Case Presentation: A 69-year-old woman with hypertension and arthritis presented with 2 weeks of myalgias, decreased appetite, malaise, and fevers. She also reported two days of non-bloody diarrhea that had since resolved. She denied any recent travel, abdominal or dental procedures, or contact with livestock. Vital signs were notable for the absence of fever. Physical exam was unremarkable. Laboratory findings revealed elevated white blood cell count of 22×109/L and elevated transaminases (Alkaline Phosphatase = 190 IU/L, AST = 102 IU/L, ALT = 93 IU/L). Computed tomography scan of her abdomen and pelvis demonstrated a left hepatic multiloculated cystic lesion that measured 5.4 x 9.0 x 6.3 cm3 with peripheral enhancement concerning for a hepatic abscess. She was started on Piperacillin-Tazobactam. A pigtail catheter was placed for drainage. Cultures grew Parvimonas micra. She was transitioned to intravenous ampicillin-sulbactam for 3 weeks and subsequently placed on clindamycin for an additional 2 weeks. Complete resolution was noted on imaging at the end of therapy.

Discussion: Parvimonas micra (P. micra) is a commensal bacterium of the human oral flora and gastrointestinal tract. Infections with P. micra outside of the oral cavity are uncommon. P. micra has been implicated in abscess of the spine, chest wall, and brain, as well as meningitis, septic arthritis, spondylodiscitis, empyemas, and endocarditis. Hepatic abscess due to P. micra was first reported in a 90-year-old woman with ovarian cancer in 2018; she did not survive. Since then, there have only been a handful of cases reported; most of these occurred outside the United States. Risk factors identified in the literature include social isolation, low socioeconomic status, poor hygiene, and immunocompromise. Our patient did not have any of the aforementioned risk factors. P. micra is difficult to identify because of its lack of clinical symptoms, slow growth, and the need for special culture media and identification methods. Recent improvements in microbiology laboratory technology have likely contributed to the pathogen’s emergence in the literature.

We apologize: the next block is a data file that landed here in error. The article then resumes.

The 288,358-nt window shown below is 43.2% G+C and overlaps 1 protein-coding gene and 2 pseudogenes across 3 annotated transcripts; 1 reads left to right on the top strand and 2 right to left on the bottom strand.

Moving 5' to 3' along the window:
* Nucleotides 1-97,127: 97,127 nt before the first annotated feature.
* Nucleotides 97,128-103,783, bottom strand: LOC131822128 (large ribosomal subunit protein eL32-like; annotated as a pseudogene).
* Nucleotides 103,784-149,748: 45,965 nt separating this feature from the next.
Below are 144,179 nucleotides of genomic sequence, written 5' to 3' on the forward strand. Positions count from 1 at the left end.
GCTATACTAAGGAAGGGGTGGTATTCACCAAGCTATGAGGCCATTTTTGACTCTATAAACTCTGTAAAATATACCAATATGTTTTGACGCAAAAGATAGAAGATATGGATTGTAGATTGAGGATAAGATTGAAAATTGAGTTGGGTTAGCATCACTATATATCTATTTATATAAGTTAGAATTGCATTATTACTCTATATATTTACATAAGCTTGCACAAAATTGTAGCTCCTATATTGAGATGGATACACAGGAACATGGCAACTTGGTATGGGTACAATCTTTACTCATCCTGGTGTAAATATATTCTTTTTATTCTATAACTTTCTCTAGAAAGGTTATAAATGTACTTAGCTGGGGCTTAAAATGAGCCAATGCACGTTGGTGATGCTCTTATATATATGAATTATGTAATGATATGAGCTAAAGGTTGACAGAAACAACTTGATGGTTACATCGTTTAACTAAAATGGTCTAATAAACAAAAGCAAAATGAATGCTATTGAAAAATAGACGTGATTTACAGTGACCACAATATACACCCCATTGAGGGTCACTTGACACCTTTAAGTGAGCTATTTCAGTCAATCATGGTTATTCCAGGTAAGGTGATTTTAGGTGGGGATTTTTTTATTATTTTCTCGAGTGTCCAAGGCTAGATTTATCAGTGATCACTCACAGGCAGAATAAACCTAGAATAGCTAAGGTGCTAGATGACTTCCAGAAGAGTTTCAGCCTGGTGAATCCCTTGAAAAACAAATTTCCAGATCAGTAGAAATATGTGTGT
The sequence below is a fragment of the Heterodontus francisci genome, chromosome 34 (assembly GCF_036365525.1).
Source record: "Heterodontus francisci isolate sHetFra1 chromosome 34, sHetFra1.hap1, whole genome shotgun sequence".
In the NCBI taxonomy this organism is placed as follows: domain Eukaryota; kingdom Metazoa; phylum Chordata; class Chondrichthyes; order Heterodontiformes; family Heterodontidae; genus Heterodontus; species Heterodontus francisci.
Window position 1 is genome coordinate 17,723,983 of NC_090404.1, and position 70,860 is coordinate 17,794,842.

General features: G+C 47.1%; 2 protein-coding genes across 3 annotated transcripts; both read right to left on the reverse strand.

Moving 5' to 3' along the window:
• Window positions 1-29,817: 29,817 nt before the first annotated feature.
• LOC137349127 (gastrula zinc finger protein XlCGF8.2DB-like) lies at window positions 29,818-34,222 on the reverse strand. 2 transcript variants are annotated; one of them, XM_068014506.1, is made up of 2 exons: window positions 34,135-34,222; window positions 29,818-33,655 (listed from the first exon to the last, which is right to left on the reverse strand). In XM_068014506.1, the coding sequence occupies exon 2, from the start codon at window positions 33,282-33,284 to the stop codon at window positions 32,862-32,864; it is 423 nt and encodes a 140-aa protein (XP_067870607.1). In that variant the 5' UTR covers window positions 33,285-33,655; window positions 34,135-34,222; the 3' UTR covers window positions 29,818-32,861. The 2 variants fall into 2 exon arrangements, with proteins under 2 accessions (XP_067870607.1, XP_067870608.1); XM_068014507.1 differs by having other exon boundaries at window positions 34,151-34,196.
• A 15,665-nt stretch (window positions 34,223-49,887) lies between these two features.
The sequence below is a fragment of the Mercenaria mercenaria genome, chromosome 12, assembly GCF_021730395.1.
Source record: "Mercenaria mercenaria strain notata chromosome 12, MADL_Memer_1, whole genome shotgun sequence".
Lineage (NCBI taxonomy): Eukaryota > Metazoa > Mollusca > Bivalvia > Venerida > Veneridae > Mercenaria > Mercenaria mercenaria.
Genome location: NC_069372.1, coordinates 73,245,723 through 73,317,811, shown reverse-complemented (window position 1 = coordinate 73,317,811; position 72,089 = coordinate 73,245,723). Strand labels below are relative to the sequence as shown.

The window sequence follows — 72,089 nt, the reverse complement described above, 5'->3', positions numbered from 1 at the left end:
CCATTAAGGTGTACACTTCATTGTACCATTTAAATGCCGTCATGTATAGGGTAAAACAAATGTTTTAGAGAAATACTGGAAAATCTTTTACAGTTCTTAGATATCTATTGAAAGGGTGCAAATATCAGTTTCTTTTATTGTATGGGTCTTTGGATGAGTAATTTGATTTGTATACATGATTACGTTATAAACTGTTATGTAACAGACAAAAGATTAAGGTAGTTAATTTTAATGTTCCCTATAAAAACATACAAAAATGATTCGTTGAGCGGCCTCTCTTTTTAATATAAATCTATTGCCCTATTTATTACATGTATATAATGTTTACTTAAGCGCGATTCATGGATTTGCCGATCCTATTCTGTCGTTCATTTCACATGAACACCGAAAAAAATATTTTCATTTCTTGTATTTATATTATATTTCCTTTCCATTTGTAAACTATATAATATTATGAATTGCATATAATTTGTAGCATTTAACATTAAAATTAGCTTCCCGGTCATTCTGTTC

Conclusions: We aim to highlight this rare cause of hepatic abscess to help guide future recognition and management of this condition. Untreated, hepatic abscesses are often fatal, regardless of the causative organism. Prompt empiric treatment with antibiotics and surgical drainage are recommended. Treatment of P. micra should be guided by susceptibility results; typically, P. micra is sensitive to metronidazole, clindamycin, and penicillin. Patients with good response to surgical drainage should be treated with 2-4 weeks of parenteral therapy followed by 2 weeks of oral antibiotics, while those with incomplete drainage should receive 4-6 weeks of parenteral therapy. The prognosis of hepatic abscesses due to P.micra is good and similar to other common pathogens in the absence of malignancy and adequate surgical drainage. Due to the high incidence of hepatic abscess formation in the setting of malignancy, a thorough work-up for primary cancers should be pursued.

IMAGE 1: Multiloculated Hepatic Abscess